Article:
In financial accounting, the statements prepared at the end of an accounting cycle are the final reports. Companies use this information to assess profitability, net worth and cash flows, among other things. The preparation of financial statements is also part of the accounting cycle. The statements use information directly from the adjusted trial balance.
The trial balance contains all accounts and ending balances from a company’s general ledger. The unadjusted trial balance is the first level of this report. Accountants prepare the report to ensure it meets the accounting equation, assets equal liabilities plus owner’s equity. The adjusted trial balance includes all adjusting entries that update temporary accounts for accruals and deferrals.
Many different steps are necessary to complete prior to preparing financial statements. One important step — accomplished with the trial balance report — is matching revenues with expenses. All companies must have specific time periods for which they record financial information. Matching revenues and expenses ensures all capital spent during a period directly relate to the revenues a company reports for the same period.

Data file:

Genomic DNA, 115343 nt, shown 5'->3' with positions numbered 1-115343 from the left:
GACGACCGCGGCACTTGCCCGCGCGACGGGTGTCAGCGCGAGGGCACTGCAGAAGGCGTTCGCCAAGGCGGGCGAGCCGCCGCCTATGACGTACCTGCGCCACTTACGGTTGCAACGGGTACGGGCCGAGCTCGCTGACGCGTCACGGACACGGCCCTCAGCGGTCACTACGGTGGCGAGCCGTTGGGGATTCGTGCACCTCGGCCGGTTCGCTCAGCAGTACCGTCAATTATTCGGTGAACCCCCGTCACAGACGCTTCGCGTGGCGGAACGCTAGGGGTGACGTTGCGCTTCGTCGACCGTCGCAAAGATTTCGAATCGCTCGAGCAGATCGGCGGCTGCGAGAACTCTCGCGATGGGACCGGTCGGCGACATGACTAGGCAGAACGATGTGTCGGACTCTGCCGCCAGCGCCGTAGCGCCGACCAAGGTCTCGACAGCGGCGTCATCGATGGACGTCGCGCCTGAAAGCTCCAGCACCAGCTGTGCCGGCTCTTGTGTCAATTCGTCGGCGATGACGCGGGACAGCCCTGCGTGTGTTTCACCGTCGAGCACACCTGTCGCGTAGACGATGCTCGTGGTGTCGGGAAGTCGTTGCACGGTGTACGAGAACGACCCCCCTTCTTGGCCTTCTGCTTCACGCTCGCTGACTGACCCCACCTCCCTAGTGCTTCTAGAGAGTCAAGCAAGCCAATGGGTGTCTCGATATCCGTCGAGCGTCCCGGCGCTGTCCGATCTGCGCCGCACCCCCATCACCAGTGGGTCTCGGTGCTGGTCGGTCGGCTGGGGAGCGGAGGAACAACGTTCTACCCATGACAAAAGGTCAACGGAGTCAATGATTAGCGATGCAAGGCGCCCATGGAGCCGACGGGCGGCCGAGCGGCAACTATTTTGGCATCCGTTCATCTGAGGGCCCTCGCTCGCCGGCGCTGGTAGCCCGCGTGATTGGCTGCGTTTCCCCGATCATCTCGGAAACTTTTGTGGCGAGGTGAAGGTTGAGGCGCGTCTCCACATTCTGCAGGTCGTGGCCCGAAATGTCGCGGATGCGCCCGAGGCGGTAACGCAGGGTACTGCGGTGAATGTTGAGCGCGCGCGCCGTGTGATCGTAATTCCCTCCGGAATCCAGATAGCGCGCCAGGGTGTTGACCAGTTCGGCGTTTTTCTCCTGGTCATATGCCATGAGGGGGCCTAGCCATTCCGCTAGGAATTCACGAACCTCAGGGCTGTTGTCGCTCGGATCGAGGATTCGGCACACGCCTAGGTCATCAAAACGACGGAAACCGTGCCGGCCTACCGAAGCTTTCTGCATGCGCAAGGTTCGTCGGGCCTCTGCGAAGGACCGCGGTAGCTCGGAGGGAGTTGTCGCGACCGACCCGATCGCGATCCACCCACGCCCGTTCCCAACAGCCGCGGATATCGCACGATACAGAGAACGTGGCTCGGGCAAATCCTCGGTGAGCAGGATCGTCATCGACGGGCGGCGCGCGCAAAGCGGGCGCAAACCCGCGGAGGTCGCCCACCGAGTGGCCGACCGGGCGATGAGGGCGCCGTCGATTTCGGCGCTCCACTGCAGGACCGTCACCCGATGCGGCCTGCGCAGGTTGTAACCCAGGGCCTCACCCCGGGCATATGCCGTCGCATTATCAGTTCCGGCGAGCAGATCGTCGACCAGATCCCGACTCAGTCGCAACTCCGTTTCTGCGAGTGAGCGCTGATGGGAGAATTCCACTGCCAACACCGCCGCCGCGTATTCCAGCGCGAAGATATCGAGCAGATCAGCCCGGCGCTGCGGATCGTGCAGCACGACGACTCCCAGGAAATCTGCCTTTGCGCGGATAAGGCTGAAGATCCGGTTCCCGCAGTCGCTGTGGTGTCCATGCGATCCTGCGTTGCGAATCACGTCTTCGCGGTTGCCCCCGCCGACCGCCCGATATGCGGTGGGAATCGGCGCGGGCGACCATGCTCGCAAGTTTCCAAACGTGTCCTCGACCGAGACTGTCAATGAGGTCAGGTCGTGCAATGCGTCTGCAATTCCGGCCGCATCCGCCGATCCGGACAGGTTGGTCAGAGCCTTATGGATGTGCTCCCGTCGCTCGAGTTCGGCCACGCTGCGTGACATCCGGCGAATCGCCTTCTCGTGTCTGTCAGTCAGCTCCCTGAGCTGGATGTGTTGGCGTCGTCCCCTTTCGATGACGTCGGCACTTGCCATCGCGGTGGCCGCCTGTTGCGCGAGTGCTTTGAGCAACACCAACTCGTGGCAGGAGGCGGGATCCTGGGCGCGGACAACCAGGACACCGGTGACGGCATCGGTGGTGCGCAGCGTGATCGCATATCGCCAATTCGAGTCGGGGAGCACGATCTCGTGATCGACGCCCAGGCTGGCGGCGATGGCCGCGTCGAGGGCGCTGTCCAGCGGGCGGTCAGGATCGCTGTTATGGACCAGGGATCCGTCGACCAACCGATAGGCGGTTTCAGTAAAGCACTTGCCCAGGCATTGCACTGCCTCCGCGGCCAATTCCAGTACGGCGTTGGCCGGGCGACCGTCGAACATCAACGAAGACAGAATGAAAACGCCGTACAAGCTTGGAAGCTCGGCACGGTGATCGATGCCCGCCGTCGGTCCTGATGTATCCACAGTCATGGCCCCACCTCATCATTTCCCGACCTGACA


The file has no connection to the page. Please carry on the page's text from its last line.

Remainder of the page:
Financial statements include specific information taken directly from the adjusted trial balance. Revenues, cost of goods sold and expenses reside on the income statement. Assets, liabilities and owner’s equity accounts go on the balance sheet. The account balances listed on the adjusted trial balance are the amounts that go on each line for the respective accounts.
In some cases, the first financial statements prepared by accountants are not final. These statements are purely for analytical purposes so owners and executives can review the information for any questionable items or improprieties. If adjustments are necessary, accountants will update the accounts and prepare new financial statements. A second adjusted trial balance will often be the source for updated accounts.
- "Fudnamental Finanical Accounting Concepts"; Thomas P. Edmonds, et al.; 2011
Kirk Thomason began writing in 2011. In addition to years of corporate accounting experience, he teaches online accounting courses for two universities. Thomason holds a Bachelor and Master of Science in accounting.